Stoichiometry of cationic nutrients in Phaeozems derived from skarn and Acrisols from other parent materials in lowland forests of Thailand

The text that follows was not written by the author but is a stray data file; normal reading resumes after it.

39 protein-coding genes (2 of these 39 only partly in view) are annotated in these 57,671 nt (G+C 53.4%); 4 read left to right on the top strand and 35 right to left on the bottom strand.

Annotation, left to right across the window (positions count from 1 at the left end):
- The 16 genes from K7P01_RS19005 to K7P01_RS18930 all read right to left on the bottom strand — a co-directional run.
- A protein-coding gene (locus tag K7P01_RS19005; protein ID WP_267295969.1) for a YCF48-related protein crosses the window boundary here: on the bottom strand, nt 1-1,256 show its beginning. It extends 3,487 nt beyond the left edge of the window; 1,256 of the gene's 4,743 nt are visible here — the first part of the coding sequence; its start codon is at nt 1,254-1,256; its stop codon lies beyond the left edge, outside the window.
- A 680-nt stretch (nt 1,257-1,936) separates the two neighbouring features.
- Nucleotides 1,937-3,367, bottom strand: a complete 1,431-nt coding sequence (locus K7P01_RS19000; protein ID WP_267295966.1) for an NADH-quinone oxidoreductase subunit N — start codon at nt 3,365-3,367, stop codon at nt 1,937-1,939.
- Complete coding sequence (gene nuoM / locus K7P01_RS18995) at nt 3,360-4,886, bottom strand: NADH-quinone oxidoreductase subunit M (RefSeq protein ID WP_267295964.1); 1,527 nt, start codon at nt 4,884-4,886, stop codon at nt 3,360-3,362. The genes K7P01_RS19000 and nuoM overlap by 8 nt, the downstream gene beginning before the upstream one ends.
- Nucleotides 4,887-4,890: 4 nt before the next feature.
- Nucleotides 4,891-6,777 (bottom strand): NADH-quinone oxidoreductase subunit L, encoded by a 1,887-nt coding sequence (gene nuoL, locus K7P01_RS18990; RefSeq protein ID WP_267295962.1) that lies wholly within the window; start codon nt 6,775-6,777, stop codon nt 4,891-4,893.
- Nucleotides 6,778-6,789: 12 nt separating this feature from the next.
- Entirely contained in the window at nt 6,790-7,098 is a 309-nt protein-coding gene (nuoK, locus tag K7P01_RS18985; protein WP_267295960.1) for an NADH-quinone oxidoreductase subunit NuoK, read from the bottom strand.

Some soils under tropical forests in western Thailand are derived from skarn complexes of hydrothermally metamorphosed granitic, calcareous and ultramafic rocks. We used data from six large, long-term forest ecological research plots to compare the soils derived from skarn with forest soils derived from granites and sedimentary parent materials elsewhere Thailand. The soils derived from skarn are Vermic Phaeozems and have deep, dark, worm-worked topsoils and bimodal particle size distributions of coarse sand and grit in clay or fine loam matrices. They are eutrophic with respect to both labile and non-labile forms of the mineral nutrients. The soils derived from other parent materials are mostly Acrisols. Analyses of variance for the cationic nutrients taken independently clearly distinguished the Phaeozems from the Acrisols. The two groups are also stoichiometrically distinct with respect to the main cationic nutrients, as depicted graphically by nutrient roses and as quantified as M+:TEB ratios. The cationic stoichiometric proportions also differentiated between the Acrisols on different plots and parent materials; and between the Phaeozems in our study and eutrophic soils in lowland forests elsewhere in the lowland tropics, with the Phaeozems having lower exchangeable Ca and Mg contents but higher exchangeable K. Subsoil cationic stoichiometric profiles appear to derive from parent materials, but those of the topsoil may be modified by selective biotic recycling. Nonetheless, inherited lithogenic stoichiometric ratios are still apparent in our topsoils. The forests on skarn in West Thailand are varied and overlap with those on Acrisols and other soils. This confirms earlier findings that climate and disturbance history have more influence than soils on the regional distribution of forest types in Thailand, although soils can be important at more local scales.